A California judge has ordered Uber and Lyft to reclassify their workers from independent contractors to employees with benefits, a ruling that could be consequential for gig economy workers if it survives the appeals process.

California Superior Court Judge Ethan Schulman ruled on Monday that Lyft and Uber's thousands of contract drivers should be given the same protections and benefits under labor law as other full-time employees of the ride-hailing companies.

Schulman said Lyft and Uber use "circular reasoning" by only treating tech workers, not drivers, as employees.

"Were this reasoning to be accepted, the rapidly expanding majority of industries that rely heavily on technology could with impunity deprive legions of workers of the basic protections afforded to employees by state labor and employment laws," Schulman wrote.

The judge said Uber and Lyft have refused to comply with a California law passed last year that was supposed to make it harder for companies in the state to hire workers as contractors, so gig economy workers like drivers for the ride-hailing companies would receive health insurance and workers' compensation.

The judge's order does not take effect for 10 days. Both Uber and Lyft say they plan to appeal.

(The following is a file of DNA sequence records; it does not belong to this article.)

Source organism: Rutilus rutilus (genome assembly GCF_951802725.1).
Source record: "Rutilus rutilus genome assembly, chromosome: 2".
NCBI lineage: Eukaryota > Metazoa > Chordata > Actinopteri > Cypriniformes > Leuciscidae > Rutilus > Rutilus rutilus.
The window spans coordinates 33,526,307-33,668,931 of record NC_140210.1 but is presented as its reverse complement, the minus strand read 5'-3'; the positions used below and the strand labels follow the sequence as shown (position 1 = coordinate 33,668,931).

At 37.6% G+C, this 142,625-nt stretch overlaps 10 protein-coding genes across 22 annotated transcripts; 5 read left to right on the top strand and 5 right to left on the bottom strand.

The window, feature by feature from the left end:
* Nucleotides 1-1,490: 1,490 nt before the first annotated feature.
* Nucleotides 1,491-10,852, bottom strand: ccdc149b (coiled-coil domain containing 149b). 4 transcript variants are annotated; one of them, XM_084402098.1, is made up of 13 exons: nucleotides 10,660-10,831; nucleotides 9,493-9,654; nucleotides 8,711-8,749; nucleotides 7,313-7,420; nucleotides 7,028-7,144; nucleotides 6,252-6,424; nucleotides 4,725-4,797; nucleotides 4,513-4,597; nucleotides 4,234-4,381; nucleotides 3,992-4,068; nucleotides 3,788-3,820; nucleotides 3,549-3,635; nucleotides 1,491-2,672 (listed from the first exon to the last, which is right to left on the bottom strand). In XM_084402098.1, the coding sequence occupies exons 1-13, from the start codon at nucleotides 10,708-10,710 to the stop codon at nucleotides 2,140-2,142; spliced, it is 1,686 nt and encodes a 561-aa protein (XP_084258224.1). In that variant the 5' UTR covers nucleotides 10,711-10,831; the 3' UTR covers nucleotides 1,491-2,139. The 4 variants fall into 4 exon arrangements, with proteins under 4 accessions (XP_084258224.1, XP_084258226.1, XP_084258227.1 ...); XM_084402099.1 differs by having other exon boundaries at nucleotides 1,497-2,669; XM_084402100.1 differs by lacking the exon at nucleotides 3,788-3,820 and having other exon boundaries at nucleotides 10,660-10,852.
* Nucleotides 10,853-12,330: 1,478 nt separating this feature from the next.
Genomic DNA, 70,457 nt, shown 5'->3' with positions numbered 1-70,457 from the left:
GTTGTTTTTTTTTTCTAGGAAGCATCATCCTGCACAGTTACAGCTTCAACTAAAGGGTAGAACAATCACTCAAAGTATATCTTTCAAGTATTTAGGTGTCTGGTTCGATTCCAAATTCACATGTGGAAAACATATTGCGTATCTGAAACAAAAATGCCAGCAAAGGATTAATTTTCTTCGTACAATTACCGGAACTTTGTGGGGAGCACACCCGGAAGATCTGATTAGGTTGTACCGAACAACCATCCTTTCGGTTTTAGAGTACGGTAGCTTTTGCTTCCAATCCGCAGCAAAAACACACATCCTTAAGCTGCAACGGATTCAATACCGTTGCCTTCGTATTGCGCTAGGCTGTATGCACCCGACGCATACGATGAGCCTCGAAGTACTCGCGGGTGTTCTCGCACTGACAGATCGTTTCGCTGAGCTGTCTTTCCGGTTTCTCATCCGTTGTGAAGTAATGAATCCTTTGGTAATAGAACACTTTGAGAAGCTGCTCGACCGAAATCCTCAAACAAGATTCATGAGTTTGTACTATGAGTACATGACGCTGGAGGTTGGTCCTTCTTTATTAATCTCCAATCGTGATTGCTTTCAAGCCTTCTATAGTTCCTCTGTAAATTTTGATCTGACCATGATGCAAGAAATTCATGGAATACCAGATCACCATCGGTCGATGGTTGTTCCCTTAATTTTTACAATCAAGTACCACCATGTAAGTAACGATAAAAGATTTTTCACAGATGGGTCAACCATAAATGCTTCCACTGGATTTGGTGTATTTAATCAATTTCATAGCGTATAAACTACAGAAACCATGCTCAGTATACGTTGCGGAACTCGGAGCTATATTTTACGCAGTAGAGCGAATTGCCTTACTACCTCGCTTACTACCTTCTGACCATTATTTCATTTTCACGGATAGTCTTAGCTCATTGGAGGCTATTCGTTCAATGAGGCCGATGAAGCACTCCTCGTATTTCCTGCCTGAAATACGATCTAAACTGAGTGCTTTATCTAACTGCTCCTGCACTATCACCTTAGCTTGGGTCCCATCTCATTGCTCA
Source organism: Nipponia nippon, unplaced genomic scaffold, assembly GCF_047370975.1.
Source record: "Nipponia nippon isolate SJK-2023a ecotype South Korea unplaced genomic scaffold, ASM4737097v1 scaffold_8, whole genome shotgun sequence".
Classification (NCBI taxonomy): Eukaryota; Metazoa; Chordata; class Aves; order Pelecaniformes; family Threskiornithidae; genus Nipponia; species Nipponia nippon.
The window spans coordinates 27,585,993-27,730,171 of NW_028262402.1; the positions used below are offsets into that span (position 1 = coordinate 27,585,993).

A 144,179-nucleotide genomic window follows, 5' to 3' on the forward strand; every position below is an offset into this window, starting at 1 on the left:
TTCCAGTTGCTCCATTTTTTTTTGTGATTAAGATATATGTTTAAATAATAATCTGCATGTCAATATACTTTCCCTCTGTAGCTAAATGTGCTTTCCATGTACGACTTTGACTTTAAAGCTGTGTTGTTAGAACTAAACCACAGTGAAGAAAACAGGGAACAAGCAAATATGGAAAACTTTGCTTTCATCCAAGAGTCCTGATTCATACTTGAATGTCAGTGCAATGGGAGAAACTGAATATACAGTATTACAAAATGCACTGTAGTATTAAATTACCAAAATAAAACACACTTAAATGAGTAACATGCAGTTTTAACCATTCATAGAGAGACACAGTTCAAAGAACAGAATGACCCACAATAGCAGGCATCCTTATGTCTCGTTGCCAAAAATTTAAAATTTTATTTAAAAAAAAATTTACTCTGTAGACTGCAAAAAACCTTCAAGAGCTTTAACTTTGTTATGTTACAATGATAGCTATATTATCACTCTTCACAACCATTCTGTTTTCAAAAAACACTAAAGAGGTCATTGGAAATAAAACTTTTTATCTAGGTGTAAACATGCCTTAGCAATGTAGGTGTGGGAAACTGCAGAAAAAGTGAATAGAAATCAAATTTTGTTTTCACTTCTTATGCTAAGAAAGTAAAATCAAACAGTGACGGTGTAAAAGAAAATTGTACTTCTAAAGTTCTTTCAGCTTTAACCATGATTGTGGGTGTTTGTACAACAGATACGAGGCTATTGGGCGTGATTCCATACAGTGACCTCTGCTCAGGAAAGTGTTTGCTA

"The vast majority of drivers want to work independently, and we've already made significant changes to our app to ensure that remains the case under California law," said Uber spokesman Matt Kallman. "When over 3 million Californians are without a job, our elected leaders should be focused on creating work, not trying to shut down an entire industry during an economic depression."

After the new state law, known as AB5, was passed, California Attorney General Xavier Becerra and city officials in Los Angeles, San Diego and San Francisco sued Uber and Lyft to force the companies to comply.

The order on Monday comes ahead of the trial in that case. But Schulman said there was an "overwhelming likelihood" that the state of California would win the case.

Uber and Lyft have asked the court to delay the order until after November, when California voters will be asked whether to keep drivers as independent contractors, but Schulman rejected this request.

"Defendants are not entitled to an indefinite postponement of their day of reckoning," the judge wrote.

Uber and Lyft, which already have trouble turning a profit, have argued that converting drivers to full-time employees would force the companies to lay off drivers and result in higher prices for passengers.

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